This is the mail archive of the mailing list for the glibc project.

Index Nav: [Date Index] [Subject Index] [Author Index] [Thread Index]
Message Nav: [Date Prev] [Date Next] [Thread Prev] [Thread Next]
Other format: [Raw text]

Re: RFC: replace ptmalloc2

Will Newton <> wrote:
> I currently have some microbenchmarks and a script to run a few open
> source applications inside a docker container and measure the
> performance of the commonly used allocators. I could certainly use
> more and more realistic workloads to add to it:

Hi Will, great to see you have a producer-consumer test in there!  I
noticed jemalloc seemed flawed with large remote frees in my own tests,

Several months ago, I also started studying memory allocator
implementations and working on some benchmarks and a dlmalloc-based one,
but got discouraged and sidetracked by other things.

* git://
  - xthr.c is mine, also producer-consumer (uses URCU),
  - t-test* from ptmalloc3
  There's also ebizzy...

* git://
  - it is dlmalloc + wait-free queue (from URCU)
    dlmalloc 2.8 has an API (mspace) for doing per-thread arenas.
  - "fe" == "fool's errand", that's what working on a general-purpose
    malloc feels like :x

> So far I would say that tcmalloc seems to have the best performance
> but the highest space overhead.

I found the malloc is fast, too; but use lots of space
and needs to be ported to non-x86.  I also like the use of a slab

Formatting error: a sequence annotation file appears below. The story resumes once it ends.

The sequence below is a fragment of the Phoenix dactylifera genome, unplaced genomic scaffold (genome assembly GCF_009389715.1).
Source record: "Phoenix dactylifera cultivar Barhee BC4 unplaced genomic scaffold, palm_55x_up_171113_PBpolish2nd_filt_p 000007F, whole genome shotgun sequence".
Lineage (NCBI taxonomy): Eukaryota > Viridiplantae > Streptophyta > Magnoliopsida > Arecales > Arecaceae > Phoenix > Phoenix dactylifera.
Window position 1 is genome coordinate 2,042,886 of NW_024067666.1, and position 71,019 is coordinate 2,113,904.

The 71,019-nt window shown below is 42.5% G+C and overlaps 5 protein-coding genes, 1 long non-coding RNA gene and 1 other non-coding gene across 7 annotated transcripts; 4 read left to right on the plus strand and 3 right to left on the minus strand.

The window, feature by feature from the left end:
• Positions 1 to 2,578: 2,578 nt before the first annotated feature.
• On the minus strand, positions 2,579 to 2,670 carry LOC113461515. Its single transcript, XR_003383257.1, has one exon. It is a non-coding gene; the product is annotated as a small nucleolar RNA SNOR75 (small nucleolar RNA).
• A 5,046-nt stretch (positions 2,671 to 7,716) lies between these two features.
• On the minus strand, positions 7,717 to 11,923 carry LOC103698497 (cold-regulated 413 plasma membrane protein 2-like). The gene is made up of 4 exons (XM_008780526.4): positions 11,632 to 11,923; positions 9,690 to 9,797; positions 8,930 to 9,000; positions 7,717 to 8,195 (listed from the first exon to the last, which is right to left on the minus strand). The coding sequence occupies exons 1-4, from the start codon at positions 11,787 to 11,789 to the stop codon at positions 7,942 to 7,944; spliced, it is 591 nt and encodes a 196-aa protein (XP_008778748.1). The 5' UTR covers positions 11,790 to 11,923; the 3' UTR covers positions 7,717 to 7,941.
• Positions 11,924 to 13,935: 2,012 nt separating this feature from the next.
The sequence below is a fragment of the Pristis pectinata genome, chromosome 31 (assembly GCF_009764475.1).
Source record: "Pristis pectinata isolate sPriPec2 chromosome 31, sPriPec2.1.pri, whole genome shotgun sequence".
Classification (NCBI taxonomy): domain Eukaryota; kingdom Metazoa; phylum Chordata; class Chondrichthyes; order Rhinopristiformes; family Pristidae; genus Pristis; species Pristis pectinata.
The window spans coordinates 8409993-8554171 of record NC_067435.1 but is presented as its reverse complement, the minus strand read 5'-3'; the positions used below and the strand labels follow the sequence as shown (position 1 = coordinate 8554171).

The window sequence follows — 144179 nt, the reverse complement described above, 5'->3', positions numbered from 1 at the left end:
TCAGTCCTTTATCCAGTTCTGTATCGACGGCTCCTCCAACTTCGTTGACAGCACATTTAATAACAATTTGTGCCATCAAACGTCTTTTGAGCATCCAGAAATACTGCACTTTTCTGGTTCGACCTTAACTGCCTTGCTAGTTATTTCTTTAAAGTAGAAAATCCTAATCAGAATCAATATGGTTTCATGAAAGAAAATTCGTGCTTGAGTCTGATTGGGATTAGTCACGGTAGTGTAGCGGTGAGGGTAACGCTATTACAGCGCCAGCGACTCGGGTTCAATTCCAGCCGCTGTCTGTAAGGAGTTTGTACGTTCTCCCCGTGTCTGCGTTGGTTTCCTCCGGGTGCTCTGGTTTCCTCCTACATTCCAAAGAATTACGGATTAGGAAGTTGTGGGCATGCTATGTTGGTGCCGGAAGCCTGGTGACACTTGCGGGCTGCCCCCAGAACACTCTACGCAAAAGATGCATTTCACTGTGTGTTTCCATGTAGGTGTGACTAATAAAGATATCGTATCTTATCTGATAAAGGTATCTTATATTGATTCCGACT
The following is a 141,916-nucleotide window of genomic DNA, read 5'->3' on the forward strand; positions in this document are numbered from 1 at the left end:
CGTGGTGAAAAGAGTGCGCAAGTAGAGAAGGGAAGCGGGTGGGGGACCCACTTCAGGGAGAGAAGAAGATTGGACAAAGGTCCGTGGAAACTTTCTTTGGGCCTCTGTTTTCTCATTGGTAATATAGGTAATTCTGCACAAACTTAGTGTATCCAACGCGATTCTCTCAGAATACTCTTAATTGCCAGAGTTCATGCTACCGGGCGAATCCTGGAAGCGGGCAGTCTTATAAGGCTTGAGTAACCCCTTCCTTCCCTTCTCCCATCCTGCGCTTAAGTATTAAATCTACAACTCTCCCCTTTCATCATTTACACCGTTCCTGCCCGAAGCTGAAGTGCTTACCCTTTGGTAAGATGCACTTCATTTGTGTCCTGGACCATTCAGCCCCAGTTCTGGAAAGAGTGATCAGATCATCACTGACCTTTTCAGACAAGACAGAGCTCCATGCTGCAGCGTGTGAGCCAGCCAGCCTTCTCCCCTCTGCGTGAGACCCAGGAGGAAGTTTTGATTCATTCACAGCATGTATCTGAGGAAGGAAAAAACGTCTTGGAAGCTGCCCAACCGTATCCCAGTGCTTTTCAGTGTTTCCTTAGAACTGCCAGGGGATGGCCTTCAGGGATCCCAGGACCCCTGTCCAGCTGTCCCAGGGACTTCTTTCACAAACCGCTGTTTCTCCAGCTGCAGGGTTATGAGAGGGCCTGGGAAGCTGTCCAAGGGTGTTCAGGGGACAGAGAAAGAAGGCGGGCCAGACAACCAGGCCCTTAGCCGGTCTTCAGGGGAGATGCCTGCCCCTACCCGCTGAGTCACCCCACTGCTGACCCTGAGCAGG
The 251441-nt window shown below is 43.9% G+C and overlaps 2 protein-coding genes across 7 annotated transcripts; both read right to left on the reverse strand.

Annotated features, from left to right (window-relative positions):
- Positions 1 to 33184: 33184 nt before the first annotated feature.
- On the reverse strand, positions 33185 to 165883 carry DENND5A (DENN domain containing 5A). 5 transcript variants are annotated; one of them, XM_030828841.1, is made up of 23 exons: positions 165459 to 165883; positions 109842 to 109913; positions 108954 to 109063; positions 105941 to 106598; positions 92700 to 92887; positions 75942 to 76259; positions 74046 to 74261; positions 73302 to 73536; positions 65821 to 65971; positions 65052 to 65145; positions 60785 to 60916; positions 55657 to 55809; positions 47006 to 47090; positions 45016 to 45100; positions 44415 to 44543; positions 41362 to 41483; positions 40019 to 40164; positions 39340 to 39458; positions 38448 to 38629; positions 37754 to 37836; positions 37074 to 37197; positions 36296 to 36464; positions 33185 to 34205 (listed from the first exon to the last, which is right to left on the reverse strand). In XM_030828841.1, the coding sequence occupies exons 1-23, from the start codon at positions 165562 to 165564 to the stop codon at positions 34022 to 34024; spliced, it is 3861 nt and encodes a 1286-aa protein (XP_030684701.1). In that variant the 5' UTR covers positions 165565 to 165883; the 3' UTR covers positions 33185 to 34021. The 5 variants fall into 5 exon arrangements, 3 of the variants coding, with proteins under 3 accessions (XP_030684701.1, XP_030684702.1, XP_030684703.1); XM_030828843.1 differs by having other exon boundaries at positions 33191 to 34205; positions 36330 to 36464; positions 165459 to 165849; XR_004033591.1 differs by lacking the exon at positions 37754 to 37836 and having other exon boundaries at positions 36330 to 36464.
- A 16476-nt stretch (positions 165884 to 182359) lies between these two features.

allocator in lockless for some small allocations and may do something
similar of I continue with femalloc.  femalloc currently performs
well for medium/larger allocations, but there's some glaring weaknesses
I documented in the README[1].

There's several other things I want to keep in mind for a malloc
(but do not have good automated tests for, yet):

* copy-on-write sharing on fork + swap behavior for large allocations.
  The ptmalloc/dlmalloc layout seems bad for this because the boundary
  tags ends up touching extra pages, esp for bigger allocations.  femalloc
  inherits this weakness, so that's part of the reason I've been working
  on other things, instead.

* Ability to take advantage of THP, but not inflate memory usage.
  This is important for folks who run many threads w/o overcommit.
  I think software like MySQL with 10s-100s of threads on a handful of
  CPUs is here to stay.  Getting folks to remember knobs like
  MALLOC_ARENA_MAX is annoying and tiring.

[1] - in case the git clone is too heavy

Index Nav: [Date Index] [Subject Index] [Author Index] [Thread Index]
Message Nav: [Date Prev] [Date Next] [Thread Prev] [Thread Next]